Partial Breast Reconstruction: Inferior Pedicle Techniques

  • Albert LoskenEmail author


The inferior pedicle reduction mammoplasty technique is a very reliable and versatile technique for the immediate reconstruction of lumpectomy defects. It is a common reduction technique that is easy to learn and can be applied in the oncoplastic reduction approach for a tumor defect in almost any location other than pure inferior. The complication rates are favorable, and aesthetic results are predictable in well-selected patients. The decision process, surgical technique, and appropriate postoperative protocols are all discussed.

Supplementary material

Video 30.1.

(MP4 287215 kb)


  1. 1.
    Losken A, Hamdi M (2009) Partial breast reconstruction: current perspectives. Plast Reconstr Surg 124(3):722–736CrossRefGoogle Scholar
  2. 2.
    Munhoz AM, Montag E, Arruda EG et al (2006) Critical analysis of reduction mammaplasty techniques in combination with conservative breast surgery for early breast cancer treatment. Plast Reconstr Surg 117(4):1091–1107CrossRefGoogle Scholar
  3. 3.
    Losken A, Styblo TM, Carlson GW, Jones G, Amerson B (2007) Management algorithm and outcome evaluation of partial mastectomy defects treated using reduction or mastopexy techniques. Ann Plast Surg 59(3):235CrossRefGoogle Scholar
  4. 4.
    Rohrich RJ, Gosman AA, Brown SA, Reisch J (2006) Mastopexy preferences: a survey of board-certified plastic surgeons. Plast Reconstr Surg 118:1631CrossRefGoogle Scholar
  5. 5.
    Kronowitz SJ, Hunt KK, Kuerer HM et al (2007) Practical guidelines for repair of partial mastectomy defects using the breast reduction technique in patients undergoing breast conservation therapy. Plast Reconstr Surg 120:1755CrossRefGoogle Scholar
  6. 6.
    Ribeiro L, Affonso A, Affonso B et al (2002) Creation and evolution of 30 years of the inferior pedicle in reduction mammaplasties. Plast Reconstr Surg 110(3):960–970CrossRefGoogle Scholar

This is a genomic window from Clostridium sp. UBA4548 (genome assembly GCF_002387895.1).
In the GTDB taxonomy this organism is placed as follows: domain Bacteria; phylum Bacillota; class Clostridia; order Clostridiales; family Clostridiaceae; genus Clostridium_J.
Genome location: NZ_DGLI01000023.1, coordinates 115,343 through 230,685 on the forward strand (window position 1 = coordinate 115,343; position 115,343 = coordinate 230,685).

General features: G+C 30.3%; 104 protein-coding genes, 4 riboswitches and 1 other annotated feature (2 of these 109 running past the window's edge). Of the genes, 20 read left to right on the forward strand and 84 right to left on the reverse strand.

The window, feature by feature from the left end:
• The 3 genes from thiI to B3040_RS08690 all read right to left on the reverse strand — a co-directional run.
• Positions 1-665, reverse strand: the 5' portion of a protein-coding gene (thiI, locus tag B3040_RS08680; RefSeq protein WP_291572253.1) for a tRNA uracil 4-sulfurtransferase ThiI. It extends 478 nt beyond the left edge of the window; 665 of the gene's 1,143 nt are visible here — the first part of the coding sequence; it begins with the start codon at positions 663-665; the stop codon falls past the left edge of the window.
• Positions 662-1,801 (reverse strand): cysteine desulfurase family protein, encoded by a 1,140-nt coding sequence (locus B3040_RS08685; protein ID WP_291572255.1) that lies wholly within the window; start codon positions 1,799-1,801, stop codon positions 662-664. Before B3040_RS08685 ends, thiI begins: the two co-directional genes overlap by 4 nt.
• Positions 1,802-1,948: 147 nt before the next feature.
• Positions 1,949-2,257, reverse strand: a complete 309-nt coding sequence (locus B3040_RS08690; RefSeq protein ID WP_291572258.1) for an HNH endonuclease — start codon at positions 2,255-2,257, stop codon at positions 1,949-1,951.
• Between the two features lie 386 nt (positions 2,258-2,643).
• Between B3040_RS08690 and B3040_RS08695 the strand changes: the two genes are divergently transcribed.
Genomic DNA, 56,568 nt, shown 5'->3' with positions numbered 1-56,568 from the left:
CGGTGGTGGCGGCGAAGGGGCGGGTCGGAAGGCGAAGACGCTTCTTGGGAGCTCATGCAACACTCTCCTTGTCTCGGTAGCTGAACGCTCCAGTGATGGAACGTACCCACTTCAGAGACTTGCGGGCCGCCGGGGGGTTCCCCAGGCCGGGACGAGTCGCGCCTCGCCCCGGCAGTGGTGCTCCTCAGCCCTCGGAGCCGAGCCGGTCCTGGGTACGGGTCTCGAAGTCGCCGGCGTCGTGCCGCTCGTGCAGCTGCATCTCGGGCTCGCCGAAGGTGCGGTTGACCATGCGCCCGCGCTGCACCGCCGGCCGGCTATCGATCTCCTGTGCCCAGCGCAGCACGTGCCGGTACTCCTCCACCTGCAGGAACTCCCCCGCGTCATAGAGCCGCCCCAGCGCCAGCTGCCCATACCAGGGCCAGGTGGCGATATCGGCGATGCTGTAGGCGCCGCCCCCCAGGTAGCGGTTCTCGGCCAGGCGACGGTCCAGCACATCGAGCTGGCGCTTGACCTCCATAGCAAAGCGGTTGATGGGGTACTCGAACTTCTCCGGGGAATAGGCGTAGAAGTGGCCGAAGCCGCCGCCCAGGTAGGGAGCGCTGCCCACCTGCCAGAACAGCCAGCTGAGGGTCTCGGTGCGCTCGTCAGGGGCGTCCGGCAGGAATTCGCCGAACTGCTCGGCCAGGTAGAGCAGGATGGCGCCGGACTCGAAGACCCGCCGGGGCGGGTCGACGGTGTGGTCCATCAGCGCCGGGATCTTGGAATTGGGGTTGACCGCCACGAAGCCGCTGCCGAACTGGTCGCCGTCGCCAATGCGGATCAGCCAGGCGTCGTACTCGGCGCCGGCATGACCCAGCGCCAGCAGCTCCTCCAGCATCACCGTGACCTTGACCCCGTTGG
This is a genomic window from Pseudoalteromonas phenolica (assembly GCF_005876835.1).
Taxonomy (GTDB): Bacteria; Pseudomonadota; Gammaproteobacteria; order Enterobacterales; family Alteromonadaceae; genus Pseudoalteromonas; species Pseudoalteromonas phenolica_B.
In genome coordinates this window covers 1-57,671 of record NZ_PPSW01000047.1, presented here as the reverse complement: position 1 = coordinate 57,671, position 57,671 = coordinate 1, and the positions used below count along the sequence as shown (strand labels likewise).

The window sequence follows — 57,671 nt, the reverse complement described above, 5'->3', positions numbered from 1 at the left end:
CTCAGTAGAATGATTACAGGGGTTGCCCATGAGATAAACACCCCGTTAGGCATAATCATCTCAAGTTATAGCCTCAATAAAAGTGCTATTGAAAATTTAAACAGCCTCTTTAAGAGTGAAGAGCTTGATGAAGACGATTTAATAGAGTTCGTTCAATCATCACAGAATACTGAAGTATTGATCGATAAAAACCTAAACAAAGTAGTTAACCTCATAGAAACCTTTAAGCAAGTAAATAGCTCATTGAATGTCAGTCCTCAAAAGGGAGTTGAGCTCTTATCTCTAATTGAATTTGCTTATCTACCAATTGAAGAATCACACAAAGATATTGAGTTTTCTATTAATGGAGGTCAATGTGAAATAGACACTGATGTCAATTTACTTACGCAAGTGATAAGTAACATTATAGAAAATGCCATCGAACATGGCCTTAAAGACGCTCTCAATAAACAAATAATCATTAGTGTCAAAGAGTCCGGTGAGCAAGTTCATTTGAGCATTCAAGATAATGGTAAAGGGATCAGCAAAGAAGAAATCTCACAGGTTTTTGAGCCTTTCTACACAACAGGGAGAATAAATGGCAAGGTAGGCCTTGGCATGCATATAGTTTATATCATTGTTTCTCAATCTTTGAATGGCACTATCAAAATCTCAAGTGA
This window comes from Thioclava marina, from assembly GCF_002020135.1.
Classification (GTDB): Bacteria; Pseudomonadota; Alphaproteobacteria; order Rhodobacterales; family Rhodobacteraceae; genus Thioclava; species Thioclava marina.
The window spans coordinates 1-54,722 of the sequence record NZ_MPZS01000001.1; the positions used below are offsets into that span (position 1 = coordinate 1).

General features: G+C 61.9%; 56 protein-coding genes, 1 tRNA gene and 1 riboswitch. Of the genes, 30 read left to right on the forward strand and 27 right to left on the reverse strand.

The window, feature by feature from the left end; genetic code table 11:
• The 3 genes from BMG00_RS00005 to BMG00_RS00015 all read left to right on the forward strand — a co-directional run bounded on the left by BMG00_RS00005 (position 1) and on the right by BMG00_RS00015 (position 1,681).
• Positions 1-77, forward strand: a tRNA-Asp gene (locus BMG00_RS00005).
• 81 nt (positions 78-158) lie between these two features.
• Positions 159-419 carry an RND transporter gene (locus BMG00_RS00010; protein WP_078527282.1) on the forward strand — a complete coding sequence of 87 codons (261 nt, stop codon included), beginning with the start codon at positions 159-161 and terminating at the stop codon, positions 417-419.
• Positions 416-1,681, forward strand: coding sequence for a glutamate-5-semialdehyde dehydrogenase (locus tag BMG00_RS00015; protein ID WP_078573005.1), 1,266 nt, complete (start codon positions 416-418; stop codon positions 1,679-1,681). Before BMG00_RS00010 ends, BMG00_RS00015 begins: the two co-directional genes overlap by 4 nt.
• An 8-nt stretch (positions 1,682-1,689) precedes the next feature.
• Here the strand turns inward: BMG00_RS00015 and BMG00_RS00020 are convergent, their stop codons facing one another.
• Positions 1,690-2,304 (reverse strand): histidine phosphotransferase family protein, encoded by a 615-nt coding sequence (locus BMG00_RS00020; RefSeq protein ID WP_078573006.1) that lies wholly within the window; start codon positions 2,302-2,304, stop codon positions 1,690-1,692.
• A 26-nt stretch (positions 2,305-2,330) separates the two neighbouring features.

7. 7.
    Miller AR, Brandao G, Prihoda TJ et al (2004) Positive margins following surgical resection of breast carcinoma: analysis of pathologic correlates. Am J Surg 187(5):647–650CrossRefGoogle Scholar
  8. 8.
    Song J, Styblo TM, Calrson G, Losken A (2010) The use of oncoplastic reduction techniques to reconstruct partial mastectomy defects in women with ductal carcinoma in situ. Breast J 16(2):141CrossRefGoogle Scholar
  9. 9.
    Losken A, Schaefer TG, Newell MS, Styblo TM (2009) The impact of oncoplastic breast reduction on postoperative cancer surveillance. Plast Reconstr Surg 124(1):9–17CrossRefGoogle Scholar
  10. 10.
    Asgeursson KS, Rasheed T, McCulley SJ, Macmillan RD (2005) Oncological and cosmetic outcomes of oncoplastic breast conserving surgery. Eur J Surg Oncol 31(8):817–823CrossRefGoogle Scholar
  11. 11.
    Losken A, Hart AM, Dutton W, Broeker JS, Styblo TM, Carlson GW (2018) The expanded use of auto-augmentation techniques in oncoplastic breast surgery. Plast Reconstr Surg 141(1):10–19CrossRefGoogle Scholar
  12. 12.
    Losken A, Hart AM, Broeker JS, Styblo TM, Carlson GW (2017) Oncoplastic breast reduction technique and outcomes: an evolution over 20 years. Plast Reconstr Surg 139(4):824e–833eCrossRefGoogle Scholar

Copyright information

© Springer International Publishing AG, part of Springer Nature 2019

Authors and Affiliations

  1. 1.Emory Division of Plastic and Reconstructive SurgeryAtlantaUSA

Personalised recommendations